FALL ON ROCK, INADEQUATE EQUIPMENT, INEXPERIENCE
Montana, Glacier National Park
On October 12, 1983, Ken Lynch (28) and Steve Fernekes (27) were picking their way down from the top of Swiftcurrent Peak Glacier on the north face. They were attempting to work down approximately 30 meters and then work their way around to the south slopes. Fernekes had climbed down to a ledge. Lynch handed down some equipment and was attempting to climb down to the ledge. Fernekes was holding Lynch’s foot in a small crack. Lynch lost his hold, fell approximately six meters, and was stopped by rock. Fernekes fell and slipped off the ledge and down the rock face about 180 meters, landing in the bergschrund. (Source: Oakley Blair, Ranger, Glacier National Park)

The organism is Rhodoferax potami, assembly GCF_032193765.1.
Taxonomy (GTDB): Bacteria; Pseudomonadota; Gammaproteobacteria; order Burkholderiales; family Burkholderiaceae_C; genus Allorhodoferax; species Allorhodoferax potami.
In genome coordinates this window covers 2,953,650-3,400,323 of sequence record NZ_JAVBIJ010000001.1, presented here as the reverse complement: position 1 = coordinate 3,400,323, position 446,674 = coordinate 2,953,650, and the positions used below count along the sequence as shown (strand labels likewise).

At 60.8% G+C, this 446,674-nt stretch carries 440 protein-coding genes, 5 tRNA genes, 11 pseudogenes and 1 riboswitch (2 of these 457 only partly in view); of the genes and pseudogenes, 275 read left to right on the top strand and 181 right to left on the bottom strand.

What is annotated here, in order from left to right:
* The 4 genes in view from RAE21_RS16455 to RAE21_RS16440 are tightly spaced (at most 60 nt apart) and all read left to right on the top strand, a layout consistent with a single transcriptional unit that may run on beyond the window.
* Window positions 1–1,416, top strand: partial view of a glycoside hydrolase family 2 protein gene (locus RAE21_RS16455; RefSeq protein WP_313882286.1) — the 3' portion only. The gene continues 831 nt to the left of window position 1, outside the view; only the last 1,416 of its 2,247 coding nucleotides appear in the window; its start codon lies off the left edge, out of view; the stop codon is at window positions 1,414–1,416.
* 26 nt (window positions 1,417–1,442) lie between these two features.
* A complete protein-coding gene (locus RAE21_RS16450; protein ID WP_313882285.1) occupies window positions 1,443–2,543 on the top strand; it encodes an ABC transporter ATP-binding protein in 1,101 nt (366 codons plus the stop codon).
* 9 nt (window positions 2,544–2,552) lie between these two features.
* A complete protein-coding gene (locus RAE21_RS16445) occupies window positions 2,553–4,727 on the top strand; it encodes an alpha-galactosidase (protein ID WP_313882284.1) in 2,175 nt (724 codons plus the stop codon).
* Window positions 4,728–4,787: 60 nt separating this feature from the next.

There was snow-covered ice on the rocks running seven to twelve centimeters deep. Footing conditions were considered extremely hazardous. There had been rain and snow intermittently over several days preceding October 12. On the day of the accident the sky was clear, with slight breezes and a daytime temperature of 5°C and an evening temperature of — 3°C. The aspect of this side of the mountain is situated where the sun is blocked out and is in a shadow at this time of the year. The south side of the mountain is completely exposed to the sun and was void of snow.
These climbers did not have crampons, ropes, helmets, hardware, or adequate clothing, and had little experience. (Source: Oakley Blair, Ranger, Glacier National Park)